Uganda is best known for gorilla trekking, but for a little taster of all of the experiences that makes Africa so wonderful, this would be a perfect place to start. While the gorillas are the stars of the show, Uganda also boasts spectacular, otherworldly landscapes and excellent game viewing. To add to this stunning array of wildlife, we’ve made an unrivalled network of friends and contacts on the ground, who just can’t wait to show their Uganda off to you- whether you’re tracking mongoose families, helping to weave a basket, or just enjoying a cold Nile Special as the sun goes down.
Once you’ve been gorilla trekking at Bwindi, further north, you’ll find some equally great apes. There are over 5,000 chimpanzees in Uganda. Kibale Forest’s often the best bet for spotting them (it has the highest density of primates of anywhere on earth), but for energetic adventurers, there’s also a chance of finding them near Murchison Falls, Queen Elizabeth National Park, or Semliki. In the latter reserve, chances are pretty slim, so come during the rainy season, when the figs are fat and juicy and the chimps just can’t resist… For a truly privileged adventure, usually restricted only to scientists and researches we can also arrange a full day of trekking with the chimps as part of the habituation process. Be warned though, they might be little, but they can move far and pretty fast!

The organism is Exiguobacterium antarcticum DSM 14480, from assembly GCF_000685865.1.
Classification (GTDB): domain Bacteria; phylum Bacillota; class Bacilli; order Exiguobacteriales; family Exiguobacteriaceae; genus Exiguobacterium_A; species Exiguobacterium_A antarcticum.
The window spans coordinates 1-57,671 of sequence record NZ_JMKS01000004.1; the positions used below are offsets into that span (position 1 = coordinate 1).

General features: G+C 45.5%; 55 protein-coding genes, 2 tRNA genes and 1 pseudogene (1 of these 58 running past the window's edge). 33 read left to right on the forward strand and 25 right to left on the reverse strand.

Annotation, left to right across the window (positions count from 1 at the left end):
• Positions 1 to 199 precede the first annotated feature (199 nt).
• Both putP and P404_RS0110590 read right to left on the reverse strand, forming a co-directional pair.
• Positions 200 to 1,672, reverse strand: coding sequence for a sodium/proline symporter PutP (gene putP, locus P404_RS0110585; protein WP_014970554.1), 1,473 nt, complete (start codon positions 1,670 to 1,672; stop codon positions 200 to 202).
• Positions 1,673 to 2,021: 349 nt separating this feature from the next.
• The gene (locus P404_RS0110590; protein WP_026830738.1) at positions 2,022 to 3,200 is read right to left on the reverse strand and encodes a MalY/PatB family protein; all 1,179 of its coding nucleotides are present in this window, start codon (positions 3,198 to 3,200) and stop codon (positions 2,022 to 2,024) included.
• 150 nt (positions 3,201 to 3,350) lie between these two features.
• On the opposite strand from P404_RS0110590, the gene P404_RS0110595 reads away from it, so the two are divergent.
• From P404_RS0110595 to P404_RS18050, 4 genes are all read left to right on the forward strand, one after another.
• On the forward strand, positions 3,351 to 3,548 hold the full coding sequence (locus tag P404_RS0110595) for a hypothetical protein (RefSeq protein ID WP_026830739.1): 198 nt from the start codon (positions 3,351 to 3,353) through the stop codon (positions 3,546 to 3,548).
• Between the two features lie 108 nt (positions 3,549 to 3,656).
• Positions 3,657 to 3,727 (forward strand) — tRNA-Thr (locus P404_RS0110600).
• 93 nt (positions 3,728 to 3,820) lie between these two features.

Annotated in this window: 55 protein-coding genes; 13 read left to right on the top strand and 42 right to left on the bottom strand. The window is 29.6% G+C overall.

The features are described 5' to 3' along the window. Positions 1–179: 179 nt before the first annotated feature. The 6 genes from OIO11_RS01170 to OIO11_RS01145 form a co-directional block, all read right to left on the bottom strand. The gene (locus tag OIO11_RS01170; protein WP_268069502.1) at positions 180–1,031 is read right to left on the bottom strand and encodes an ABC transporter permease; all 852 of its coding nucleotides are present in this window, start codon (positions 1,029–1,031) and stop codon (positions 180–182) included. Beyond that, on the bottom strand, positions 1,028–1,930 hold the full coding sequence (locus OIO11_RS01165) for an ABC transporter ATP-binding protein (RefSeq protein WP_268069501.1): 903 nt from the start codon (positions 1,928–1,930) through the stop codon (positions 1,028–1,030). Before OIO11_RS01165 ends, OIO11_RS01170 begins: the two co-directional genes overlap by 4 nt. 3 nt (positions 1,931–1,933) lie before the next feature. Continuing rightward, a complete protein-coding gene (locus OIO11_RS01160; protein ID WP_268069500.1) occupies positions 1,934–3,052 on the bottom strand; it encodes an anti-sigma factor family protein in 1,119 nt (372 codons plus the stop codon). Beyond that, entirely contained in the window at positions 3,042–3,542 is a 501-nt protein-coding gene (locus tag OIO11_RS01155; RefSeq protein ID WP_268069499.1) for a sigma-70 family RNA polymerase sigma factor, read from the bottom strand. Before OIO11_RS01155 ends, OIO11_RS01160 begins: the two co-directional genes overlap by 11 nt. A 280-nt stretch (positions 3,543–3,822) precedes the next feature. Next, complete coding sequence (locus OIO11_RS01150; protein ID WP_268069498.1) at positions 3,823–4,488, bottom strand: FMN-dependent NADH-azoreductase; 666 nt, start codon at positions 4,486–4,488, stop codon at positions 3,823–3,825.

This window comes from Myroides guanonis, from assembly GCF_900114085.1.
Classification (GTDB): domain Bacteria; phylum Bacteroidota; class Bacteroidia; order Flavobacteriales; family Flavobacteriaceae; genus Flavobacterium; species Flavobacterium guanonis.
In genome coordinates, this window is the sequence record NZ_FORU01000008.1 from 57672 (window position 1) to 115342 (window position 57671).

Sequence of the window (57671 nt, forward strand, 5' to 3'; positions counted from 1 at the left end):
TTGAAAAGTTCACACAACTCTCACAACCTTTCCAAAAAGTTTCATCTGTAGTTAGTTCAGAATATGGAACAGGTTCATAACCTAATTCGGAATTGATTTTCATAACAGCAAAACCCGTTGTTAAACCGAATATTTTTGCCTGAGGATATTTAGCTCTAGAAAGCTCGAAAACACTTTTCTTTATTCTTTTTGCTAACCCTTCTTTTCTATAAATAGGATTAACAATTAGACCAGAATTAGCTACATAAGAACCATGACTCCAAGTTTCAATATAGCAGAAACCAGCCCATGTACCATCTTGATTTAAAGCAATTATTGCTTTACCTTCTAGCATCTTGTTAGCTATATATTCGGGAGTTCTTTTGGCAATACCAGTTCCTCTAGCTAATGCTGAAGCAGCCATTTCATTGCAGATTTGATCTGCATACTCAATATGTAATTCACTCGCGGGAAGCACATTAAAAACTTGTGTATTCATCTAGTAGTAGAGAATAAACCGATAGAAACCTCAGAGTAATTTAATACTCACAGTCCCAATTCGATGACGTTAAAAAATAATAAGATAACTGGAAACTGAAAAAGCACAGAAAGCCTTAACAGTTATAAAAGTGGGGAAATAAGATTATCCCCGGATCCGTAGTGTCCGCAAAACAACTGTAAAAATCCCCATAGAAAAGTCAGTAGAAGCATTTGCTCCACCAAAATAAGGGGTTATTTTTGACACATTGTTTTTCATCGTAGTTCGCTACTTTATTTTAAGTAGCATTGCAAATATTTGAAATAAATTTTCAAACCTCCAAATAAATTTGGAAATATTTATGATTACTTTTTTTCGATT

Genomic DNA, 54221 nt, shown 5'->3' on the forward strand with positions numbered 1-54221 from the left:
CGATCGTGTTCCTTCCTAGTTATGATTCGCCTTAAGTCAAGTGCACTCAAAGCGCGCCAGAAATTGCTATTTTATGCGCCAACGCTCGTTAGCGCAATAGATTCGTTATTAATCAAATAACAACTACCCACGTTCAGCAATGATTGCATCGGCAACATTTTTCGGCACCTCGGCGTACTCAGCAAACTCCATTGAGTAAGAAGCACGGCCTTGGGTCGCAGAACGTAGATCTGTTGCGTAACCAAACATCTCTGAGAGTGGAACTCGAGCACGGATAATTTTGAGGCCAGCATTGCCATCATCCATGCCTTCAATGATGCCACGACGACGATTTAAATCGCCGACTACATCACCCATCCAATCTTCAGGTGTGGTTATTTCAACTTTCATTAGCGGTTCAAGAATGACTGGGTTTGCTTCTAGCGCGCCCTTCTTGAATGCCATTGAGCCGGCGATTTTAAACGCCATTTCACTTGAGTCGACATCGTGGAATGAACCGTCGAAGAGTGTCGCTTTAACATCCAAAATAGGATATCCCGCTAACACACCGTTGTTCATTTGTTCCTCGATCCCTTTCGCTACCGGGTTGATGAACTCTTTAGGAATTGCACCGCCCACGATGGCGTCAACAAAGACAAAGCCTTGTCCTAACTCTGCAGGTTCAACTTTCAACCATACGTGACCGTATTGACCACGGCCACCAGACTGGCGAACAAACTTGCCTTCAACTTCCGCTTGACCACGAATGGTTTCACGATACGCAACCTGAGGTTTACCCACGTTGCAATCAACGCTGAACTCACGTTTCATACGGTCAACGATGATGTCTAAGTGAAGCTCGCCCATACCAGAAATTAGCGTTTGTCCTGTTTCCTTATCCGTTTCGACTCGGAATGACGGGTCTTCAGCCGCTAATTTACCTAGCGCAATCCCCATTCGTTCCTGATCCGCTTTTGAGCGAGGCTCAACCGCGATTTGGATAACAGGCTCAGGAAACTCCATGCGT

Scenery, safari and shoebills:
The uncrowded game reserves of Uganda are an utter delight. Lions lounge high in the trees of Queen Elizabeth National Park, hippos and crocs wallow in Lake Mburo National Park, and ellies lope across the plains up at Murchison Falls. Here, the mighty Nile thunders through a mere 6 metre gap, while in the wilds of Kidepo you’ll find some of the most beautifully rugged scenery in the country. Finally, if you want to hop out and stretch your legs we can arrange both riding safaris and bush walks, while if you’re a twitcher, we’d almost insist that you take a boat trip, if only to see the extraordinary, ungainly shoebill storks stalk the swamps of Semiliki.
Meeting your hosts:
Visitors to Uganda are understandably fascinated by her wildlife, but the astonishing array of cultural experiences is truly remarkable. This is a true insight into the heart of Uganda, whether you’re in the village clinic or the medicine man’s hut, watching banana beer being brewed (it’s an acquired taste, so drinking it’s not for everyone) or entertaining the community with your terrible basket-making skills.
More about what to do and where to stay in Uganda: